At the beginning of this year I finished reading John Glenn’s memoir. I’ve owned it for years, my copy is a first paperback edition. I love reading the memoirs of the early astronauts and other key players in the space program; at some level I wish I’d been alive then so I could have been involved in something so meaningful and involved. The race to the moon was the last great national epic cause. But Glenn’s memoir…
John Glenn was one of the few, and certainly the first, of the early astronauts to parlay his fame into a political career, and said career included some less-than-stellar moments. I always felt like Glenn took advantage of his career as an astronaut in a way few others did, a more public and more unseemly way, so he’s always been my least favorite of the Mercury group (like they’re the seven dwarves or something; we sometimes forget famous people are also real people).
And so his memoir sat on my shelf, until I belatedly decided I should save money and read the books I already own but haven’t read instead of buying new ones, at least for a while. I will happily admit that the book was both an enjoyable read, and left me with a much more positive image of John Glenn. Most memoirs try to do the latter, but few succeed at both.
Glenn prominently acknowledges the help of his ghostwriter, Nick Taylor, who surely had a great deal to do with how readable the book is. But it is I think an even greater credit to Taylor that the book sounds like the simple Midwesterner John Glenn is; Taylor didn’t fancy up Glenn’s words, he just made them sing. That’s skill. And it makes the book—which runs an indulgent 500+ pages—-surprisingly fun reading.
John Glenn did so many things in his time that we forget—-or never learned-—about half of them. Raised in Depression-era Ohio, he was one of only two astronauts to serve in World War II (the other was Deke Slayton; they served in opposite theaters). Glenn also fought in Korea with both a Marine flying unit and an Air Force unit, with which he recorded three kills. As a test pilot, he flew nonstop across the country to set a transcontinental speed record (the first transcontinental supersonic flight), which made him famous enough that he was later asked to be on Name That Tune. He made that flight at 36, then an age considered near the top limit for a functional flying career (a laughable notion these days), and yet was selected for the Mercury program two years later. He wouldn’t make his famous Mercury flight until the age of 40. Glenn is a real hero for people who think they’re getting old-—and he would continue to be so, as at the end of his political career (he spent 24 years in the U.S. Senate) he returned to space on the shuttle and proved that at 77 the body could handle the rigors of spaceflight with remarkable success. This is a full life for one man, and I suppose 500 pages isn’t a long time to tell it.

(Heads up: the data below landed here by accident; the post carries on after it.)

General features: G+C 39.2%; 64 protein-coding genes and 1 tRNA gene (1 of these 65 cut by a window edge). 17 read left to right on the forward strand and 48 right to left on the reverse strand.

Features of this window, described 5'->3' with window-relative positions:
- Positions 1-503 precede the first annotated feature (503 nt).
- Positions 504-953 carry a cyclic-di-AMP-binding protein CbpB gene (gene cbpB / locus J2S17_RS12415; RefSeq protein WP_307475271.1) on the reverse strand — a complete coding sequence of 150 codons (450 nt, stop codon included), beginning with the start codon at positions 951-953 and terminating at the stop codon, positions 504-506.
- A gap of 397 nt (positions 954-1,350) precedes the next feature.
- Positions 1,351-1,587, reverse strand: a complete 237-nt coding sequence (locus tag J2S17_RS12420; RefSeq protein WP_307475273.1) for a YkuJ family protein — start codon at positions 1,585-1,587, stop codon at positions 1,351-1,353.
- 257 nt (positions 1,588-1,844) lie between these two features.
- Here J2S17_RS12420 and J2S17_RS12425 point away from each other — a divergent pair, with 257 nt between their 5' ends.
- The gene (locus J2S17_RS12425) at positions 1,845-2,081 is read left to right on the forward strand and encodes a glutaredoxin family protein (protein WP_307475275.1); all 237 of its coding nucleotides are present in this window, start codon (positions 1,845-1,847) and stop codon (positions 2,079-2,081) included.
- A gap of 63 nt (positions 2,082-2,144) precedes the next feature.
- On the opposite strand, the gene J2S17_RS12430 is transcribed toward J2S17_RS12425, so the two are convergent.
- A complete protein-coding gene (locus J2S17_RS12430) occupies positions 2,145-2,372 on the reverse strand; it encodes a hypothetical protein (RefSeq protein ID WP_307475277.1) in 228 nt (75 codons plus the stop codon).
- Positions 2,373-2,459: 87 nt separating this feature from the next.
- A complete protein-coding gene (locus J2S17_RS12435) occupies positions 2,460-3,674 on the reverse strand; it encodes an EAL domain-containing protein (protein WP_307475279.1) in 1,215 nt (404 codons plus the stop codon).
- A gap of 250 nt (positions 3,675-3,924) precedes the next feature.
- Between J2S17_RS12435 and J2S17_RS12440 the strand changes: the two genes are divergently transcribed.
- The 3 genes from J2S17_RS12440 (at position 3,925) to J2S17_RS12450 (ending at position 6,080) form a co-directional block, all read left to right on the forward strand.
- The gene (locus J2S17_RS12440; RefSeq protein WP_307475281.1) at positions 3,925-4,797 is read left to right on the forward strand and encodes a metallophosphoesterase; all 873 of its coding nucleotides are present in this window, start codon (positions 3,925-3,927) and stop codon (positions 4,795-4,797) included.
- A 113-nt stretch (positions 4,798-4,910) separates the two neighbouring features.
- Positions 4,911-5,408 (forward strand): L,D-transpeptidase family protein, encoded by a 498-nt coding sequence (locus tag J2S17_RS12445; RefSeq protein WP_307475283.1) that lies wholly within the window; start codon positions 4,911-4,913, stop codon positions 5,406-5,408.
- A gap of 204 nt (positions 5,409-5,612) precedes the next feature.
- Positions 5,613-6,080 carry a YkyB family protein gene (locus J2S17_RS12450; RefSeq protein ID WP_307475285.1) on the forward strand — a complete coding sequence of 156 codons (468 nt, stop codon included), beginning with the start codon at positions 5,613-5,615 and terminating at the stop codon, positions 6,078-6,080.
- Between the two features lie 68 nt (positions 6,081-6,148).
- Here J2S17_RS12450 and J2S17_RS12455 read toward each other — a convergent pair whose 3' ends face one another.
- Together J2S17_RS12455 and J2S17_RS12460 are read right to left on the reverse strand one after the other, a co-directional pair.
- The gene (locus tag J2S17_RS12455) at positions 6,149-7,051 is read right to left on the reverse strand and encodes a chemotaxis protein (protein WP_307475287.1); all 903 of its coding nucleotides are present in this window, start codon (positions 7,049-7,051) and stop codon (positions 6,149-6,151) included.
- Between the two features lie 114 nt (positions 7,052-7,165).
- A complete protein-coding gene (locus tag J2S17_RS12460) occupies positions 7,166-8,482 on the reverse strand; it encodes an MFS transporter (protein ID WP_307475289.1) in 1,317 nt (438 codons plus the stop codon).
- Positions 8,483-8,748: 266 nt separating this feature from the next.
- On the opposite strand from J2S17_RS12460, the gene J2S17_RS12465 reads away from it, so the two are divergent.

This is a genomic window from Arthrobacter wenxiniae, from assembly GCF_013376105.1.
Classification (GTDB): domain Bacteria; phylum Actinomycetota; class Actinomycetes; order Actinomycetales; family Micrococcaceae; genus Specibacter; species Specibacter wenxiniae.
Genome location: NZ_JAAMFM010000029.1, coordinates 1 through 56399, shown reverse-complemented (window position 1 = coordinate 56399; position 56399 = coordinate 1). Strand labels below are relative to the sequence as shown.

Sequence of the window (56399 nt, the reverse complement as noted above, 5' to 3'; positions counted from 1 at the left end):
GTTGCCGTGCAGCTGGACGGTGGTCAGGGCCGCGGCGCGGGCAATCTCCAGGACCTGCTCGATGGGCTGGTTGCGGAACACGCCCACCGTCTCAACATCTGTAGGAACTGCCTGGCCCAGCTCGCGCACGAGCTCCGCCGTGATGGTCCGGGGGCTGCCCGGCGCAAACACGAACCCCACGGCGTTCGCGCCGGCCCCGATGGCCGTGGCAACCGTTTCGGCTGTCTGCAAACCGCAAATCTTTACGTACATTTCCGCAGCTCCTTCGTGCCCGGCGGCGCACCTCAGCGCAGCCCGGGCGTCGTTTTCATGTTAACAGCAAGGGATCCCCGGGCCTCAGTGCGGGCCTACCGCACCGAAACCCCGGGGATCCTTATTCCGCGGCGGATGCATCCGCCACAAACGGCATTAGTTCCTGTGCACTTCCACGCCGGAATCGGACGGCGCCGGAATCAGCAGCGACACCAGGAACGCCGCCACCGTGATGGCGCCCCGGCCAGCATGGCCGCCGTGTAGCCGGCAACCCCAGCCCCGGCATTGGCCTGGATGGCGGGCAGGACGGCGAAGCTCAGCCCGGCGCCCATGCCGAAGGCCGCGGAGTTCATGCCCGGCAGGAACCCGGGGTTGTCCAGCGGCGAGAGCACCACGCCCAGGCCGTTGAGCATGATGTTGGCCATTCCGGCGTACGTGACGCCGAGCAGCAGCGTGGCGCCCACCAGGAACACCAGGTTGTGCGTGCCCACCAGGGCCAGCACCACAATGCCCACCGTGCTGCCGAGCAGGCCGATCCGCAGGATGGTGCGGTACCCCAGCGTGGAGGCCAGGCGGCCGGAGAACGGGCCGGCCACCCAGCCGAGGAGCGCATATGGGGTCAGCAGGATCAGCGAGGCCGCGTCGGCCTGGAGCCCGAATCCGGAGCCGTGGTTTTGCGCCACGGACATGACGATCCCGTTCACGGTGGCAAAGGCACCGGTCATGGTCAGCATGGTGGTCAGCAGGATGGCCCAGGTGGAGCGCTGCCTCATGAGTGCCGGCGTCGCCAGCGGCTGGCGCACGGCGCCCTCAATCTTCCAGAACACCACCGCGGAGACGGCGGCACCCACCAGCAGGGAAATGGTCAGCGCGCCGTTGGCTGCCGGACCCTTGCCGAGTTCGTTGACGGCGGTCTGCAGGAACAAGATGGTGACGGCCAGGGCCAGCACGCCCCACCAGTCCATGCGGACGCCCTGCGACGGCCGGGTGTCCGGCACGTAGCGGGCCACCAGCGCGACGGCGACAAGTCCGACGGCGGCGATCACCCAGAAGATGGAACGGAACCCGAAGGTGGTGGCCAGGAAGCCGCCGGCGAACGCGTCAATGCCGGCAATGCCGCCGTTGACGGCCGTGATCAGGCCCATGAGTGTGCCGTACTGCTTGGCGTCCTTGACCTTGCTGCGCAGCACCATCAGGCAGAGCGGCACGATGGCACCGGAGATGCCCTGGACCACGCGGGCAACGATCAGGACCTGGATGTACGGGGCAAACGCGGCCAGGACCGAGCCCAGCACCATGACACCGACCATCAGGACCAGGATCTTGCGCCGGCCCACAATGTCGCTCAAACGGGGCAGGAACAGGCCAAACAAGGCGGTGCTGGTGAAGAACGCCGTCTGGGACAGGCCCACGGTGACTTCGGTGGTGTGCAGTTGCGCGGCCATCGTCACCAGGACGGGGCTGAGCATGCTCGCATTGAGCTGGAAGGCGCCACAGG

There were other parts of Glenn’s life less savory, and apart from one example he doesn’t shy away from them. He was one of the Keating Five, senators implicated in a particularly flagrant Savings and Loan debacle, though he (along with John McCain) was fully exonerated after an investigation. Glenn discusses the affair, sticking close to the record but clearly not feeling any need to justify an association that proved insignificant; he doesn’t seem to have an axe to grind. He ran for president in 1984 and made rather a hash of it (had he won the nomination he would surely have done better than Walter Mondale), ending up with $20 million in campaign debt that took years and an FEC forgiveness to pay back. He admits his and the campaign’s failures gracefully.
His 1998 shuttle flight was often considered a boondoggle, one last hurrah for a retiring Senator, a viewpoint I generally agreed with at the time. But Glenn spends many pages discussing the science and value behind the mission—-and freely admits to how long he worked and how many people he had to talk to before he got the mission approved. Clearly it was something he wanted, and the science, though valuable, was what allowed him to justify chasing that dream. But the science was good, and that’s what NASA should be about; and his yearning for a return to space is hardly something anyone should blame him for.
Glenn discusses his 1962 testimony before Congress about various aspects of NASA and spaceflight, but glosses over his remarks in favor of restricting women from becoming astronauts. It’s easy to guess at what might have been, but if Glenn—-then perhaps the most famous man in America-—had said before Congress that women should be allowed into the astronaut corps, it is almost inconceivable that a woman would not have gone to the moon. As it was, 30 years passed before the first American woman went to space (Sally Ride in 1983). Glenn doesn’t mention this; perhaps he doesn’t care to speculate about the past, but I do think his insistence that women should not be astronauts had much to do with the delay in broadening the astronaut corps. I’m sure he said only what he believed at the time, and believed in good faith; but if only he’d said nothing at all…
On balance, however, the memoir is largely positive, and while there are dark corners of all our lives we would prefer not to put into print, one can’t put the book down without thinking John Glenn really was a great American. It’s an enjoyable read, and a nice look back to an era when politics was less venal and patriotism more pure.